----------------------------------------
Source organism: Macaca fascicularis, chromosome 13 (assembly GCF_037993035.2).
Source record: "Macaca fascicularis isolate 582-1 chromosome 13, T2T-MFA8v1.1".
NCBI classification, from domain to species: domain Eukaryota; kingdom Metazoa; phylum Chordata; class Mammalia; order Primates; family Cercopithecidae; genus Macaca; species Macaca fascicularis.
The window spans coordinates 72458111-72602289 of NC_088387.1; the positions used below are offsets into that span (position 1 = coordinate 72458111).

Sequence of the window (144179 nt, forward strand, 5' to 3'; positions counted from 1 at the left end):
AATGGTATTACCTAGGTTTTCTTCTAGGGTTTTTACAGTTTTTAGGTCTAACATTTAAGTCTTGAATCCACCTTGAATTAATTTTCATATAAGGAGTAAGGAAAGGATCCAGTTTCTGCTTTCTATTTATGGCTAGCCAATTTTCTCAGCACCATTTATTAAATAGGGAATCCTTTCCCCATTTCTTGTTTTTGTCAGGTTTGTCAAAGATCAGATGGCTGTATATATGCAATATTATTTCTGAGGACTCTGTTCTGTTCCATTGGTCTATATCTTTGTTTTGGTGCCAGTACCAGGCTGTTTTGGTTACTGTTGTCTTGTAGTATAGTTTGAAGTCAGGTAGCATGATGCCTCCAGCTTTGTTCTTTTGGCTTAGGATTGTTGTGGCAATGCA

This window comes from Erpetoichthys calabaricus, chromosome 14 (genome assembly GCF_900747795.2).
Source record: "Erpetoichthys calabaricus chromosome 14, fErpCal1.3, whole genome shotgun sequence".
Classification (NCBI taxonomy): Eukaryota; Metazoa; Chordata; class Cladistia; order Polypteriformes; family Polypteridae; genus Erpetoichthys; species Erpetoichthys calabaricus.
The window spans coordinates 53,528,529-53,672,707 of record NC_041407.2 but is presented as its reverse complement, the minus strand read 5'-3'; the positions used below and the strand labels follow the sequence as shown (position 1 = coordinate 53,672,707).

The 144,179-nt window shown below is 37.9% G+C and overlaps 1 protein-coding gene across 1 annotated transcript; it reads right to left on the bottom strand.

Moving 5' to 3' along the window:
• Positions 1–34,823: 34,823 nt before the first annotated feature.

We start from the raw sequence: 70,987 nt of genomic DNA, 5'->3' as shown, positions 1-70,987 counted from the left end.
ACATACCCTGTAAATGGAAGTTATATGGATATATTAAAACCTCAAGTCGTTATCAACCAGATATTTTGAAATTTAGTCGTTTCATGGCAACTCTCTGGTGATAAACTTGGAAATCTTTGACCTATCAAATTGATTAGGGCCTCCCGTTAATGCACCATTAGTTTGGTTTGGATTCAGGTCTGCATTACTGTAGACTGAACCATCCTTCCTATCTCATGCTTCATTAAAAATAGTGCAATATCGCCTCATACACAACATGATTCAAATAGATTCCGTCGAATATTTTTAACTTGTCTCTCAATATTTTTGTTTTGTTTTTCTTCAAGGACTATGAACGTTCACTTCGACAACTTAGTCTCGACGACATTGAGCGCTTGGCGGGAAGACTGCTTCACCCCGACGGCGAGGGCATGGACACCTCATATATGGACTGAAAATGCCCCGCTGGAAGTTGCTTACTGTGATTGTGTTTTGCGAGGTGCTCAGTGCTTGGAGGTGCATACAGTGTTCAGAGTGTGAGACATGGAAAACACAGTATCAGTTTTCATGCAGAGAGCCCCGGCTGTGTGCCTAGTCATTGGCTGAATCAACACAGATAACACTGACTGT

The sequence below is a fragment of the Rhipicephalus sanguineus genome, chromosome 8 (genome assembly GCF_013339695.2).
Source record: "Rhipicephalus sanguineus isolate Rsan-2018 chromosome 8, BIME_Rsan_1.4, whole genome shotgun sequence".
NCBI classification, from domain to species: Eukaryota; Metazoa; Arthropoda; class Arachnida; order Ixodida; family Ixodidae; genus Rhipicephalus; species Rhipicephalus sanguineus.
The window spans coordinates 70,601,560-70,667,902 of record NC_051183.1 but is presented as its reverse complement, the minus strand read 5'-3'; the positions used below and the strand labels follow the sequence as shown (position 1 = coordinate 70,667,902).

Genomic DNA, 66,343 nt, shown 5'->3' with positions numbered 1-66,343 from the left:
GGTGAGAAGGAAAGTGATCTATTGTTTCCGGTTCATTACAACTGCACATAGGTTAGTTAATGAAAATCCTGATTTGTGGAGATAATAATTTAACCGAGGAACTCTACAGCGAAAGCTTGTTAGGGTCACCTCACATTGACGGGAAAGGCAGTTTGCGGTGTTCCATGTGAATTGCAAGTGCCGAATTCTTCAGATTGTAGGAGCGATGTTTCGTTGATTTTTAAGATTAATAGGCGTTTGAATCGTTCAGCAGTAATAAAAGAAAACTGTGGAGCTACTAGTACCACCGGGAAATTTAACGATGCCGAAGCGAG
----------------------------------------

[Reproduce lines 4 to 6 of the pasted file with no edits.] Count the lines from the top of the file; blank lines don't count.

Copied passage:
The window spans coordinates 72458111-72602289 of NC_088387.1; the positions used below are offsets into that span (position 1 = coordinate 72458111).

Sequence of the window (144179 nt, forward strand, 5' to 3'; positions counted from 1 at the left end):
AATGGTATTACCTAGGTTTTCTTCTAGGGTTTTTACAGTTTTTAGGTCTAACATTTAAGTCTTGAATCCACCTTGAATTAATTTTCATATAAGGAGTAAGGAAAGGATCCAGTTTCTGCTTTCTATTTATGGCTAGCCAATTTTCTCAGCACCATTTATTAAATAGGGAATCCTTTCCCCATTTCTTGTTTTTGTCAGGTTTGTCAAAGATCAGATGGCTGTATATATGCAATATTATTTCTGAGGACTCTGTTCTGTTCCATTGGTCTATATCTTTGTTTTGGTGCCAGTACCAGGCTGTTTTGGTTACTGTTGTCTTGTAGTATAGTTTGAAGTCAGGTAGCATGATGCCTCCAGCTTTGTTCTTTTGGCTTAGGATTGTTGTGGCAATGCA